Time moves on and people do too. Some times they come back.
In the past year, I shed the PR skin that I'd worn for 10 years and took on a new role in the learning and development community working with a company that does sales training for executives and managers at technology companies. I still have a communications role, but I also do a lot of tech work and serve a Guy Friday for special projects. Life changes and you either adapt or declare bankruptcy.
In the short time that I have stepped away from the full time grind of PR, the industry has been transformed, contracted and expanded by social media. A wild ride, and change that came a faster and bigger clip than the introduction of Web 1.0.
It's like I've gone away to college and come home after a year only to find out that my parents moved to a hipper, more sophisticated part of town. There's is no need to waste your time by detailing the changes here, there are better forums for that, might I suggest all of the good work that is coming out of #444pr.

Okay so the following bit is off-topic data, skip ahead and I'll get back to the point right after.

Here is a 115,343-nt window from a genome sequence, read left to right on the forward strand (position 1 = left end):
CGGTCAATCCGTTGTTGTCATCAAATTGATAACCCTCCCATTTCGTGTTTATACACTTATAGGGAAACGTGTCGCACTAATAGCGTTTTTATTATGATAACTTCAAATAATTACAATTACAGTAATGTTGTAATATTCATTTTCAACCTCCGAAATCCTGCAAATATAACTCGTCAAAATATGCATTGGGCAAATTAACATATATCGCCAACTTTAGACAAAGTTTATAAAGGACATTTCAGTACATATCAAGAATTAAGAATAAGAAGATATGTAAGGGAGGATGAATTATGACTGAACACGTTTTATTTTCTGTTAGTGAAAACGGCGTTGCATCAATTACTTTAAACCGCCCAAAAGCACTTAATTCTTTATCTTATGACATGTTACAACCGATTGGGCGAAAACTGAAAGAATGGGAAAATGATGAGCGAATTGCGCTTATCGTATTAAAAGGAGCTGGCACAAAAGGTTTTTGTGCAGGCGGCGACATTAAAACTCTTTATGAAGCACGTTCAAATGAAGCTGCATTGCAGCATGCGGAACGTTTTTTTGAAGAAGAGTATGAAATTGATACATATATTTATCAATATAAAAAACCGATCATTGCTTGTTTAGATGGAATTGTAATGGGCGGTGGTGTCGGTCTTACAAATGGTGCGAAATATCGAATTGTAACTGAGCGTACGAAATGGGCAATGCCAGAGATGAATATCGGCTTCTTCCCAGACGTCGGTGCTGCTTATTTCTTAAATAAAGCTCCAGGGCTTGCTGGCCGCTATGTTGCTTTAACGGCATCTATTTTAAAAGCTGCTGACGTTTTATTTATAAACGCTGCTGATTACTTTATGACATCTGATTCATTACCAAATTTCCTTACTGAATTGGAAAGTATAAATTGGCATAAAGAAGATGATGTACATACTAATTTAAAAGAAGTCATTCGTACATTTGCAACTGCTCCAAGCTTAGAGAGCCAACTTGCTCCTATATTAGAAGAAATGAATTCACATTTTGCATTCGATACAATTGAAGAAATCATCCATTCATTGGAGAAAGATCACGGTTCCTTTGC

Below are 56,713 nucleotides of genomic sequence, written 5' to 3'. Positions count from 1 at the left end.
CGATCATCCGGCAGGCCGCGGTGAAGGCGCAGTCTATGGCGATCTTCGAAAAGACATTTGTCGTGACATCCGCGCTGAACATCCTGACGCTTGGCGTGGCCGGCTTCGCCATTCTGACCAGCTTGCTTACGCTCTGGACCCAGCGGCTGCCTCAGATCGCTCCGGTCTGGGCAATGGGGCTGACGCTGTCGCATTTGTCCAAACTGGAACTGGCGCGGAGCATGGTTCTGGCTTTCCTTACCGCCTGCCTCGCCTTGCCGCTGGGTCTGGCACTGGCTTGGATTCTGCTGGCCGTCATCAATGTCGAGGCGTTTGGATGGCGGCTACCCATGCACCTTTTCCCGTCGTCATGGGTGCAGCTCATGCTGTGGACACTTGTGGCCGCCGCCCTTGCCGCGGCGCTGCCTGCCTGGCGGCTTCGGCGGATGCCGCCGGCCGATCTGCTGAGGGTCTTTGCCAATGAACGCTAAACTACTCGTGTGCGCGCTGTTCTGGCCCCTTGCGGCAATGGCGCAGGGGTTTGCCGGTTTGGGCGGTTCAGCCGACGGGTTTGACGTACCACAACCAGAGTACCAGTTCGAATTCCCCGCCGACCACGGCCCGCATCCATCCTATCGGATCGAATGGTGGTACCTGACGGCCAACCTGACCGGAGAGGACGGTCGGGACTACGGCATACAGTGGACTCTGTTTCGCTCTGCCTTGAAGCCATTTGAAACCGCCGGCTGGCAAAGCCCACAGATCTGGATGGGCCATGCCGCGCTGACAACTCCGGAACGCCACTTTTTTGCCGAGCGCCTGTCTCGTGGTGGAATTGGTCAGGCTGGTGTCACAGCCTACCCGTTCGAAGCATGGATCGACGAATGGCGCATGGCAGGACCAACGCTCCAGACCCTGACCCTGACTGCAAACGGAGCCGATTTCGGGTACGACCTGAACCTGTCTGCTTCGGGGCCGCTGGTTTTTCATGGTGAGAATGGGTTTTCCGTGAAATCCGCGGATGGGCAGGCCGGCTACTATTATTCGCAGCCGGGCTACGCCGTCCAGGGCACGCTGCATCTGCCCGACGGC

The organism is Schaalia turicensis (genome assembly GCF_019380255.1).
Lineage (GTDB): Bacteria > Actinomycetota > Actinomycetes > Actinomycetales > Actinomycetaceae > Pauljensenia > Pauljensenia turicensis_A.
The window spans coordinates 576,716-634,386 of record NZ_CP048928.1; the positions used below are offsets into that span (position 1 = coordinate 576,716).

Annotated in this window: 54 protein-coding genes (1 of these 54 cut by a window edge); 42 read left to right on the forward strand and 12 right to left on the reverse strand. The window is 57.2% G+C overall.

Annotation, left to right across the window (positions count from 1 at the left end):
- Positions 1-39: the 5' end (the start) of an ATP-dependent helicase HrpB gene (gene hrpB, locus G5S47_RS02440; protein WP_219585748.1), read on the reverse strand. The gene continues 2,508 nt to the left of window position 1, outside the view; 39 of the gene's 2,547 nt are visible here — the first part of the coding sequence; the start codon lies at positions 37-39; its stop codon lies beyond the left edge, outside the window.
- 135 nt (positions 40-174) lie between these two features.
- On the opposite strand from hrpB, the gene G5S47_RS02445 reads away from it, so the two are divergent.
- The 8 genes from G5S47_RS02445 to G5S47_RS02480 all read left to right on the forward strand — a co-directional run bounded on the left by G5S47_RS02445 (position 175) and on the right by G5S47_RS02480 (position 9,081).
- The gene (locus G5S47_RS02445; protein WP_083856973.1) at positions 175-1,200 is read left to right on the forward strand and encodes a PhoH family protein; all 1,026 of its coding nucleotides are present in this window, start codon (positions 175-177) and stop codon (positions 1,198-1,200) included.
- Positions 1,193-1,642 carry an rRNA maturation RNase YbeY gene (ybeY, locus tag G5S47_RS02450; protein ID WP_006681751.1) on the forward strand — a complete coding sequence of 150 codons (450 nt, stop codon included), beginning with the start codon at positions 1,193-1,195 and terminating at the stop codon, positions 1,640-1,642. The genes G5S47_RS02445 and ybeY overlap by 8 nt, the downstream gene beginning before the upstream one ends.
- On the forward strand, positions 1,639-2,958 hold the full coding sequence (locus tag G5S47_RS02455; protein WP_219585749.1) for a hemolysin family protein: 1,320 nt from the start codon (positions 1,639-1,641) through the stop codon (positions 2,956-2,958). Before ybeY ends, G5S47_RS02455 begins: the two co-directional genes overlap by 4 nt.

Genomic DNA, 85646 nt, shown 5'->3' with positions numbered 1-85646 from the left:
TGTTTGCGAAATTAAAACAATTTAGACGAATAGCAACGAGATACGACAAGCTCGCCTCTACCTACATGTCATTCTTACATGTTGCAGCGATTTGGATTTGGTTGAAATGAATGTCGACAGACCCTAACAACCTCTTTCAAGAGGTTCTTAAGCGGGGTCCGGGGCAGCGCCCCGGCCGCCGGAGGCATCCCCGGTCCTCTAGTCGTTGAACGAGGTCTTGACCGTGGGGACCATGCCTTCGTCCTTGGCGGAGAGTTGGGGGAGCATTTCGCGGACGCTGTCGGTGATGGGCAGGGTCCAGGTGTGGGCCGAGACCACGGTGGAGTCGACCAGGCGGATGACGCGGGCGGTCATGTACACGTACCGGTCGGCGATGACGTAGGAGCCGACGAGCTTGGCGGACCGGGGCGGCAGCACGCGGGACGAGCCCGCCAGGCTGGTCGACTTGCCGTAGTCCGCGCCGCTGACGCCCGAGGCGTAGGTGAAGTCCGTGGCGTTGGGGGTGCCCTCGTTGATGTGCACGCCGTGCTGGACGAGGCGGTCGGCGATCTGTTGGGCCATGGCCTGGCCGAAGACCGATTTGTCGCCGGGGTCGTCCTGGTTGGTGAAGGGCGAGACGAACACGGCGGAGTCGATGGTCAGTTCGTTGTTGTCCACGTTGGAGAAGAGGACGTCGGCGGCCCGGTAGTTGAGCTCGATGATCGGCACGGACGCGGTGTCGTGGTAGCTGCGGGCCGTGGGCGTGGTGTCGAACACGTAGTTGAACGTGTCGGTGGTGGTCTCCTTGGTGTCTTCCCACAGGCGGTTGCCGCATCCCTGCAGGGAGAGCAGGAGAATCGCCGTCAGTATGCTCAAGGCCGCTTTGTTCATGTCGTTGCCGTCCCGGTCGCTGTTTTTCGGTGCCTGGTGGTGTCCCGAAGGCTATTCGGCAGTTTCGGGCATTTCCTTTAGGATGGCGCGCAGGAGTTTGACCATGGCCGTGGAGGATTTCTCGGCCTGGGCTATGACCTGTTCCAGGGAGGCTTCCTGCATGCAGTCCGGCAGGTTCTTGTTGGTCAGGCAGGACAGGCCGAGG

So, now that the neighborhood has changed and I am no longer a full-time resident, what does that mean for this blog? I'm not sure. At a minimum, it will likely reflect my new emphasis on sales training, but I think it's also going to look at two other passions: social media and the changing nature of work.
The last I think is a biggie. Official unemployment hovers around 10 percent in this country, and the number of people who have given up or are underemployed is considerably higher.
Before the downturn became a meltdown, a friend said what he feared was that we would not be able to create jobs for all of the unemployed. Technology has rendered many positions obsolete. And as the cultural barriers to off-shoring recede, more and more professional jobs will be sourced through international competition.
In the next five years, what we think of work, and thus what we think of ourselves will change as much as PR has changed in the last two years. And to paraphase Bette Davis, "Fasten your seltbelt, it's going to be a bumpy road."
Surviving the next five years will require two things: shock absorbers (cash) and a map (insight).